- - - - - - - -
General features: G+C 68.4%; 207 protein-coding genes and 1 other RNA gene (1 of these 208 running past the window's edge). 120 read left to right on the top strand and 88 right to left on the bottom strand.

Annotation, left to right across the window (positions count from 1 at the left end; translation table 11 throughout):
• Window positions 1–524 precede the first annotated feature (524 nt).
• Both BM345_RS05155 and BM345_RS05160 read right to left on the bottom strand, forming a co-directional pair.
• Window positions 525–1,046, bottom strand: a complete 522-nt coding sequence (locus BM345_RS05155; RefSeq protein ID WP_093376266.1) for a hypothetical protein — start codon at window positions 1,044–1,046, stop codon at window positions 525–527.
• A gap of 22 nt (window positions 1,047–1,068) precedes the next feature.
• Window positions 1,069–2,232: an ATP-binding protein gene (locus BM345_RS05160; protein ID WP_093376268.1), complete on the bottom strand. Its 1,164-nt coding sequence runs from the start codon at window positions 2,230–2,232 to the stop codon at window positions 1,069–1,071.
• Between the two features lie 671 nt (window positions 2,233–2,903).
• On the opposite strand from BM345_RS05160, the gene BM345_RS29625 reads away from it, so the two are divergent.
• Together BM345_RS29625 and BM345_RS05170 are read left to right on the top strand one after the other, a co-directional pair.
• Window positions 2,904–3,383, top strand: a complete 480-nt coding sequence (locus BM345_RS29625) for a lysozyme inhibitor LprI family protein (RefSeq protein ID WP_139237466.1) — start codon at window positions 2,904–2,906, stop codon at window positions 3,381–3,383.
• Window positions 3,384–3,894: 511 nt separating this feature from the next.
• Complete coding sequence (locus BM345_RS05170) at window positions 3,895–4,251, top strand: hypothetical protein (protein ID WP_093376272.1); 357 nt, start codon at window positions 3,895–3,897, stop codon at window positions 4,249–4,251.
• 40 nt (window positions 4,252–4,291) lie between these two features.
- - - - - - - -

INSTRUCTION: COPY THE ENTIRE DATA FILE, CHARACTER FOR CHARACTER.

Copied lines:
General features: G+C 68.4%; 207 protein-coding genes and 1 other RNA gene (1 of these 208 running past the window's edge). 120 read left to right on the top strand and 88 right to left on the bottom strand.

Annotation, left to right across the window (positions count from 1 at the left end; translation table 11 throughout):
• Window positions 1–524 precede the first annotated feature (524 nt).
• Both BM345_RS05155 and BM345_RS05160 read right to left on the bottom strand, forming a co-directional pair.
• Window positions 525–1,046, bottom strand: a complete 522-nt coding sequence (locus BM345_RS05155; RefSeq protein ID WP_093376266.1) for a hypothetical protein — start codon at window positions 1,044–1,046, stop codon at window positions 525–527.
• A gap of 22 nt (window positions 1,047–1,068) precedes the next feature.
• Window positions 1,069–2,232: an ATP-binding protein gene (locus BM345_RS05160; protein ID WP_093376268.1), complete on the bottom strand. Its 1,164-nt coding sequence runs from the start codon at window positions 2,230–2,232 to the stop codon at window positions 1,069–1,071.
• Between the two features lie 671 nt (window positions 2,233–2,903).
• On the opposite strand from BM345_RS05160, the gene BM345_RS29625 reads away from it, so the two are divergent.
• Together BM345_RS29625 and BM345_RS05170 are read left to right on the top strand one after the other, a co-directional pair.
• Window positions 2,904–3,383, top strand: a complete 480-nt coding sequence (locus BM345_RS29625) for a lysozyme inhibitor LprI family protein (RefSeq protein ID WP_139237466.1) — start codon at window positions 2,904–2,906, stop codon at window positions 3,381–3,383.
• Window positions 3,384–3,894: 511 nt separating this feature from the next.
• Complete coding sequence (locus BM345_RS05170) at window positions 3,895–4,251, top strand: hypothetical protein (protein ID WP_093376272.1); 357 nt, start codon at window positions 3,895–3,897, stop codon at window positions 4,249–4,251.
• 40 nt (window positions 4,252–4,291) lie between these two features.